Emma Pierson: Jenny
How would you describe Jenny?
Jenny is a very sweet and kind woman; she is also rather ditzy and does often teeter on the brink of hysteria - whether that be laughter or tears. She adores her best friend Brenda and Brenda's family, and while Tim leaves her exasperated most of the time she is very in love with him and his caveman ways.
Jenny is creative in spirit, perhaps not so much in talent, but you can never doubt her enthusiasm for giving it all a good go. Whilst she hasn't quite got her head around feminism in the way that Brenda has described it to her, she certainly knows what she wants in life and is determined to get it. It just so happens that her big dream is to have a baby with Tim and marry him - in whichever order that needs to happen and whatever way that needs to happen! She also loves shoes, Farrah Fawcett's hair and knitting.
Are you quite different?
I think, truthfully, we are quite different. I'd be thrilled to say we are similar in terms of having enthusiasm, and Jenny has a good and kind heart for the things and people she loves, but I would hope that I'm able to execute the things I approach in a slightly more logical way. Although I also love shoes, Farrah Fawcett's hair, and I'm rather partial to a good piece of knitwear - just haven't quite got round to knitting it myself yet.
What drew you to The Kennedys?
I've worked with Chris Gernon, the director, and Emma Strain, the producer, before [Up The Women] - they're an absolute dream team, so when they asked me to be part of this project I didn't hesitate in saying yes! Coupled with the scripts, which are completely and utterly brilliant. Emma Kennedy writes such glorious, funny, characters and dialogue, and every episode has so much joy and life and bonkersness in it, that they are a treat to read in themselves - let alone the fun one has in bringing them to life.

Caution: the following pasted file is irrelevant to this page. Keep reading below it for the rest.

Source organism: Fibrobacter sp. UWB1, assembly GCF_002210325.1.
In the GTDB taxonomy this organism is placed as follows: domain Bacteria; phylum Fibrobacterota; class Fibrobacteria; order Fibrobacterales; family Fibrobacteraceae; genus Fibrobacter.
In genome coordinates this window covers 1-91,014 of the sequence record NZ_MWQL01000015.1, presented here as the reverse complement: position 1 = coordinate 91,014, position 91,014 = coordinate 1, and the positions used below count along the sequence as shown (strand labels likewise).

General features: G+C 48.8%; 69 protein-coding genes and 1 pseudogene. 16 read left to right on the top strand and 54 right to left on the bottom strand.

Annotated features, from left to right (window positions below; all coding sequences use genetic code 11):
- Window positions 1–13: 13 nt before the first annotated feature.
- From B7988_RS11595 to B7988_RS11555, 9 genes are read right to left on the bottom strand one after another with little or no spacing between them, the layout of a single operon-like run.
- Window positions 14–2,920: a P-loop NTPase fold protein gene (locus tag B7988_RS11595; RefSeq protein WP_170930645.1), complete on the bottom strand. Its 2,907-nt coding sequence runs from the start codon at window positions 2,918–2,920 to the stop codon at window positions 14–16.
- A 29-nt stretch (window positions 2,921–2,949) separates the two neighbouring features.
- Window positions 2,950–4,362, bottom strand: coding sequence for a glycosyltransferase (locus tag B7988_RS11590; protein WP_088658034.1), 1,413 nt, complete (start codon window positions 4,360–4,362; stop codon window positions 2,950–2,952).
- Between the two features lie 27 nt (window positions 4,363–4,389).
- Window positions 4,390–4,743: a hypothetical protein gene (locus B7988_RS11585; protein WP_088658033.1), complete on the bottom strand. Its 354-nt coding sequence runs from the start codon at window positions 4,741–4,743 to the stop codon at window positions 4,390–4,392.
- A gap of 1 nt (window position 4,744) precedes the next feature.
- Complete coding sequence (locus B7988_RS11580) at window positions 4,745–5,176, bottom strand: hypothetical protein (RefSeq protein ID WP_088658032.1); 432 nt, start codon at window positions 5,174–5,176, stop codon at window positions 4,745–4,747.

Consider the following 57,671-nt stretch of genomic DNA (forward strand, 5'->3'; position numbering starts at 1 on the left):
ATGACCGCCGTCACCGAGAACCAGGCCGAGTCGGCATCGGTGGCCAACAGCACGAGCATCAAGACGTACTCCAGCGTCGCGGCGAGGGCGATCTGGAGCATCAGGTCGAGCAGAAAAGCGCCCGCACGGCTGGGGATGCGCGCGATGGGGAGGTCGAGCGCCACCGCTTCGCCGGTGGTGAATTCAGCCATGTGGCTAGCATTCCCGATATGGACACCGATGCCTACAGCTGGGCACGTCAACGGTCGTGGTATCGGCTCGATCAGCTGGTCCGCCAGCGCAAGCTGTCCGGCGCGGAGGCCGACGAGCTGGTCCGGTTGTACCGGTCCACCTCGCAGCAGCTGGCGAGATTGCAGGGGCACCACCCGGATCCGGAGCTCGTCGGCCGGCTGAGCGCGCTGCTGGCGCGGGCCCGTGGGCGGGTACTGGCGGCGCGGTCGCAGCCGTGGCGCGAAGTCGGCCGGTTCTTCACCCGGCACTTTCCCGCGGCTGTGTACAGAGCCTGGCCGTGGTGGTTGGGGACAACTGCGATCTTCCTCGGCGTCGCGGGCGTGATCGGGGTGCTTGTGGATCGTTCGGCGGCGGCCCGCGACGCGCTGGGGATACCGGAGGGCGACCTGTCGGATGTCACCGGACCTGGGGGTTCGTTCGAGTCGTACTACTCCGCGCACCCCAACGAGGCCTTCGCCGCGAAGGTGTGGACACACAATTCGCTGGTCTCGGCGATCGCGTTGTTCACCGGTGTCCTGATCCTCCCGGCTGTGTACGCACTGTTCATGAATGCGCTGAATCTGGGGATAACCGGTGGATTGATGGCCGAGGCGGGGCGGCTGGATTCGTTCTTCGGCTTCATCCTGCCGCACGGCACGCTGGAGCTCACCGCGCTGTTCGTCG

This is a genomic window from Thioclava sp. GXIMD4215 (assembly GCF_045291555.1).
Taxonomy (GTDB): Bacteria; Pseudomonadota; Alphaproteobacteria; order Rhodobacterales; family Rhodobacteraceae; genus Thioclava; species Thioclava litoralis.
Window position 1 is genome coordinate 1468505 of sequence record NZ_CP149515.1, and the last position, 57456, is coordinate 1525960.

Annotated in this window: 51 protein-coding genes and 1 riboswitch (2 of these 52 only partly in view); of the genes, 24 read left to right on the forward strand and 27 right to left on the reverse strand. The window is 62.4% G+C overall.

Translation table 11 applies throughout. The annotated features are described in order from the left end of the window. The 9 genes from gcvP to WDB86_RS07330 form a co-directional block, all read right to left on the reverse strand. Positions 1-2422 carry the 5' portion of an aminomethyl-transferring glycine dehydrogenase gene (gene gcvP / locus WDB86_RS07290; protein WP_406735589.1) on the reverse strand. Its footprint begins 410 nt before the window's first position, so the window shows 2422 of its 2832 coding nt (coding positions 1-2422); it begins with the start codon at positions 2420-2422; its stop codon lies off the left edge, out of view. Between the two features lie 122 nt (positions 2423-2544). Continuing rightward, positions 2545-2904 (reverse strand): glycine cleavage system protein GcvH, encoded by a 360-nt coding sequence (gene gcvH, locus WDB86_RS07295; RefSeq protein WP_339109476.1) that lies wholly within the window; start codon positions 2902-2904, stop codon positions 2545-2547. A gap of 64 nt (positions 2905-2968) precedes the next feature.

Then the icing on the cake was this cast. Katherine I have worked with before, and we had such a laugh and really enjoyed hanging out and getting to be ridiculous together so we were thrilled we'd get to do that again. Dan is just one of the nicest people that could exist within this industry and his performance is melt-your-heart lovely, and Harry I've known since I was 17 when we worked together - on another 70s sitcom funnily enough - called Days Like These. Tim and I have lots of scenes together and I have been laughing out loud at his performance.
Then little Lucy turned up and put us all to shame with how incredibly talented and clever and professional she is. And to be honest, you have one of the loveliest jobs and bunch of people you could ever have wanted to work on and with - that's what drew me to this!
What did you think of Jenny's 70s style?
When you are doing a period piece it can be easy to get over-excited with the era and just chuck in all of the fashion references that we know existed, but these need to look like clothes that exist within a real person's wardrobe - and within a certain type of person's wardrobe. So for instance, Jenny and Brenda dress very differently, because Jenny tends to be a bit girly - though I have to say some of the pieces that Jenny had were really lovely.
I think in today's fashion, we pull our influences from so many different times that our style appreciation is very broad. Rather fittingly the 70s are hugely influential on the high street right now and I genuinely wouldn't have felt out of place wearing Jenny's outfits in London - East London especially - I think all of the cast could have gone out and no one would have batted an eyelid!
Are there any funny stories from set?
There are so many funny moments that cropped up across every day as we were filming that I couldn't possibly single one out. We really did go to work and enjoy each other's company and enjoy the scripts and scenes and watching it all come to life. We were very lucky and having seen some of the episodes I'm ever so proud to be part of it - and I really hope that the audience have as much fun watching it as we did making it!